Quite frankly, Google’s in-ears sound much better than they have any right to given their $30 price tag. Based on their look, we expected a similar tinny sound signature to Apple’s Earpods, but we couldn’t have been more wrong. As soon as we popped them in and pressed play, we found an exciting and vibrant soundstage worthy of actual praise.
Google Pixel reviews
The Pixel USB-C buds punch well above their weight in terms of both musical weight and definition. We were astonished at the amount of low-end these eartip-less headphones could provide. They smack the meaty bass lines from Dr. Dre’s The Chronic and Outkast’s Southerplayalisticcadillacmusic out of the park, providing one of the most enjoyable listening experiences that we’ve ever had on such a cheap pair of headphones.
The high end is also something special, with acoustic guitars and string lines popping out of mixes like Star Rover’s densely layered new single Snow Moving, rather than glomming together in an overwhelming musical clump like they do on other affordable headphones.
We also enjoyed listening to classic lo-fi recordings like Bruce Springsteen’s Nebraska on the little earbuds, which seemed to lend a more authentic “listening to a cassette player in the 1980s” experience to Springsteen’s gritty tape recordings.
If you’re seeking a utilitarian pair of earbuds to throw into a backpack, laptop bag, or back pocket and not have to worry about, we think that these are some of the best-sounding you’ll find. You really do get significantly better audio quality than you’re paying for — especially if these little in-ears were included with your recent Pixel purchase.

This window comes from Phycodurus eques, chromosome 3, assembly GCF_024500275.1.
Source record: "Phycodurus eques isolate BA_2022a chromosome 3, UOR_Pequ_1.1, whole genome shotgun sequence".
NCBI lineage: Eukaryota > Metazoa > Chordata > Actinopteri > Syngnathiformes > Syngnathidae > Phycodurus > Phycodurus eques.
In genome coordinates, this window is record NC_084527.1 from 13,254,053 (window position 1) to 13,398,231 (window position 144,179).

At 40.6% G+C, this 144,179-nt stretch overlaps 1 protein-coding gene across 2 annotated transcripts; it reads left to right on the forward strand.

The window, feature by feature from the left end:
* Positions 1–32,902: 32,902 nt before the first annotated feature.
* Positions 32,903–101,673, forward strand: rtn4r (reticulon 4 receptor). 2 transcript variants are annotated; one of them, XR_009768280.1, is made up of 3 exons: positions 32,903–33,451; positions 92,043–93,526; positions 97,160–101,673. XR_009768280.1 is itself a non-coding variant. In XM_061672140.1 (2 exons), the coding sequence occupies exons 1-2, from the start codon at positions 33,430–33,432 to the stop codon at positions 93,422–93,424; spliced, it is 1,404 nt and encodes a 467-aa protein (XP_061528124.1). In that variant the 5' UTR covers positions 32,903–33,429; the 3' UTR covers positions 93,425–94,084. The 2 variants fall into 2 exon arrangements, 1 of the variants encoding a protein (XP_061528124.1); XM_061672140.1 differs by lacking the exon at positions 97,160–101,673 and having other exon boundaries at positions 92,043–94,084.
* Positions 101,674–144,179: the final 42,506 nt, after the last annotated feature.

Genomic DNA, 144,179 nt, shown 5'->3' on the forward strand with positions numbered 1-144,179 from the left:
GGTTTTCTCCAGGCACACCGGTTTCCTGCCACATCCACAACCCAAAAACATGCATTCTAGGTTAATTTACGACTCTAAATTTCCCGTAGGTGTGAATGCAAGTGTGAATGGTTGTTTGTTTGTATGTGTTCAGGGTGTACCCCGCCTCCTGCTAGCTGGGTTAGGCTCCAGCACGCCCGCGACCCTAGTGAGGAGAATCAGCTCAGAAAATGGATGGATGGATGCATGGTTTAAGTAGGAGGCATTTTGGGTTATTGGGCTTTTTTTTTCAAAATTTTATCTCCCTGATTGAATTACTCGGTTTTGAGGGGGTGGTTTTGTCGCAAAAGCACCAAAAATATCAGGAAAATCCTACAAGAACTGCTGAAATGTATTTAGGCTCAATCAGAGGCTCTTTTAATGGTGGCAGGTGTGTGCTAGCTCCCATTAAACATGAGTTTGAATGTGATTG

There’s a little button on the inline mic on the wire – just press it to play or pause music, and you can increase or decrease music volume by tapping the hidden buttons above and below. Our favorite feature is accessing Google Assistant, which you do by pressing and holding the black button.
Having Assistant at the ready just a button away dramatically changes the way we use our phone.
On phones running Android 9 Pie, just press and hold the button and speak a command, and Assistant will respond quickly. You can control your smart home products, get turn-by-turn walking directions, ask Google queries, play podcasts or music — basically anything you can do with a Google Home. Having Assistant at the ready just a button away dramatically changes the way we use our phone, as we often asked it to perform tasks like set reminders as we walked along a busy street. It’s great.
Accessing Assistant through the buds works with devices running Android 8.1 Oreo or lower as well, but you need to wait to hear a sound before you start speaking, and in general it’s just not as fast.